Retailers running drop ship programs should apply the concept of fitting wearable devices on players to their suppliers. Data related to product productivity, package delivery performance, supplier profitability, and customer reviews need to be collected, stored, and retrieved to help make better decisions for the program.
Best-in-class retailers running drop ship programs use scorecard systems to drive supplier performance. The best scorecards collect and synthesize financial, operational, and customer-centric data to quickly identify suppliers needing attention as well as those exceeding expectations. The EPL’s player tracking devices is a great analogy to support the real-time collection and usage of this data.
3 – Youth Academies
EPL clubs and supporters focus their attention on the week-by-week drama unfolding on the pitch, but management also keeps its eye on the future by developing the next generation of talent. Youth Academies often start developing talent and signing kids to contracts as young as 11 and 12 years old. These young amateurs practice on the same fields as the professionals and become indoctrinated into their club’s culture well before maturity.
Retailers running drop ship programs need to think about developing their supplier relationships as if they were budding soccer stars. It’s better to preliminarily invite a bunch of youthful brands and new suppliers into direct relationships prior to making significant investments in terms of time or capital. Drop ship is a great test lab because products and suppliers can be onboarded faster than traditional owned-inventory relationships. If a small test with a new supplier works, their entire assortment can be added or the supplier can be promoted to the larger organization. If the small test fails, merchants can head back to market and find new talent without significant risk being incurred.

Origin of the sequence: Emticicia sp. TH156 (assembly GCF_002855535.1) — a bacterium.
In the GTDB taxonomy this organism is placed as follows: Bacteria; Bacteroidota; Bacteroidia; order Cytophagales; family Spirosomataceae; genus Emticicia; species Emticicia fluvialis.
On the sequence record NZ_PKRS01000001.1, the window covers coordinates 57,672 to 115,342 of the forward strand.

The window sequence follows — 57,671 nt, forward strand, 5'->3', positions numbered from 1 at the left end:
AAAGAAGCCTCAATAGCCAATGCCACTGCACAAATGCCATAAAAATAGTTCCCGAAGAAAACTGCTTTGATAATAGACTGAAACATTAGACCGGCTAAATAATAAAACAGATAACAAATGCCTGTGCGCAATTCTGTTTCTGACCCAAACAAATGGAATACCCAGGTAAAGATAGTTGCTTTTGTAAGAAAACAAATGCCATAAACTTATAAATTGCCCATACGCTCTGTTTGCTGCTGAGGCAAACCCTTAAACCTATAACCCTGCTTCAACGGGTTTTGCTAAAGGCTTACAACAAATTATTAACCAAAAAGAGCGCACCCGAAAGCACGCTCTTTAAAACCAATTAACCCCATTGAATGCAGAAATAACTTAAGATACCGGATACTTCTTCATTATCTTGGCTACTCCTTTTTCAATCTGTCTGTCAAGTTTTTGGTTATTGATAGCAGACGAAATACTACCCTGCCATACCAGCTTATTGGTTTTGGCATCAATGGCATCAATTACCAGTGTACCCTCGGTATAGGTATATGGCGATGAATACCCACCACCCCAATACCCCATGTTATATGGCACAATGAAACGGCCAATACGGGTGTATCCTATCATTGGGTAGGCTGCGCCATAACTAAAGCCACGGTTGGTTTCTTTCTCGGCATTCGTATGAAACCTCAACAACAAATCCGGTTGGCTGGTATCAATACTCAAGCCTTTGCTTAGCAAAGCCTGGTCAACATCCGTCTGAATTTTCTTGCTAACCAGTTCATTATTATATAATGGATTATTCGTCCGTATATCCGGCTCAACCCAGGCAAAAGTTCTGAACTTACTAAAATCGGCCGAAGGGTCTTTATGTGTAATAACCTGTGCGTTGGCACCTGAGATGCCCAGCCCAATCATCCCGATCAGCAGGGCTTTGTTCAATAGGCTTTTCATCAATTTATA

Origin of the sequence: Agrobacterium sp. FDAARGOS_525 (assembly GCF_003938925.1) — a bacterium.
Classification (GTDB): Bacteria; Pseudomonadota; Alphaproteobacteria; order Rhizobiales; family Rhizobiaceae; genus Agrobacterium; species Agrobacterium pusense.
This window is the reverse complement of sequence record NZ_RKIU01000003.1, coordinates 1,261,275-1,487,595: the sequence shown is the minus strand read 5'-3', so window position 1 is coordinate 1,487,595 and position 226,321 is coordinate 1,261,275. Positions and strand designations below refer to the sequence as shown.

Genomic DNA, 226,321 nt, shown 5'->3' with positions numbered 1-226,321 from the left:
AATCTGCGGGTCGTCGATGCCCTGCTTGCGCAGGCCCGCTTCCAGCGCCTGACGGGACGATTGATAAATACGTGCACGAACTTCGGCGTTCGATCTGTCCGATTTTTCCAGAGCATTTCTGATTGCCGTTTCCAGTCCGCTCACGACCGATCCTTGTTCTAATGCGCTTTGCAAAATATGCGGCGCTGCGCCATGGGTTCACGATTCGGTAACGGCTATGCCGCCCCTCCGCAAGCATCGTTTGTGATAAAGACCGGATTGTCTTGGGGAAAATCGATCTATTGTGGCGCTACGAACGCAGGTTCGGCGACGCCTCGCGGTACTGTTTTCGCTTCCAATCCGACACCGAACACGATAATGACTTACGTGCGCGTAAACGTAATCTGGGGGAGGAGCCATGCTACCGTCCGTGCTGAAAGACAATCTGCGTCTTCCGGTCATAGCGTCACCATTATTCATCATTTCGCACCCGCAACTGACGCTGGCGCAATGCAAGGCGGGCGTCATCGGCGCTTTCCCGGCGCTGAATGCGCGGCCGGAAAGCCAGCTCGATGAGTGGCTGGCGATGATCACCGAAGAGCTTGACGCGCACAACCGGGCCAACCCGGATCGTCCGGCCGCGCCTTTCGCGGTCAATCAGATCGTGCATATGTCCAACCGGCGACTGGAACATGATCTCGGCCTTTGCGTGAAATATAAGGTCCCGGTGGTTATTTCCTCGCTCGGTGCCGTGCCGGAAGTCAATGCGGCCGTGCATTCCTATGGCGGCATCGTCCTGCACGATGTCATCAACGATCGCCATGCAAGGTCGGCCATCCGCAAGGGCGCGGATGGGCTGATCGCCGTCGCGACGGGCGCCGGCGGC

Best-in-class retailers running drop ship programs develop dynamic onboarding pipelines that include many different supplier types. Their pipeline is designed to impact the current business, but it’s also intended to work with merchants and capitalize on potential trends and opportunities that might exist in the future. The EPL’s youth academy system is a great analogy for how retailers should think about suppliers and brands in terms of assortment expansion and supply chain partnerships.
When you are watching the World Cup this summer, you might be surprised to learn that over 100 national team players played in the EPL last season. These players likely started in youth academies, were involved with clubs that have been promoted or relegated, and are probably wearing smart trackers under their jerseys to generate data. Similar innovations can be applied by enterprise retailers to elevate their drop ship programs to championship form.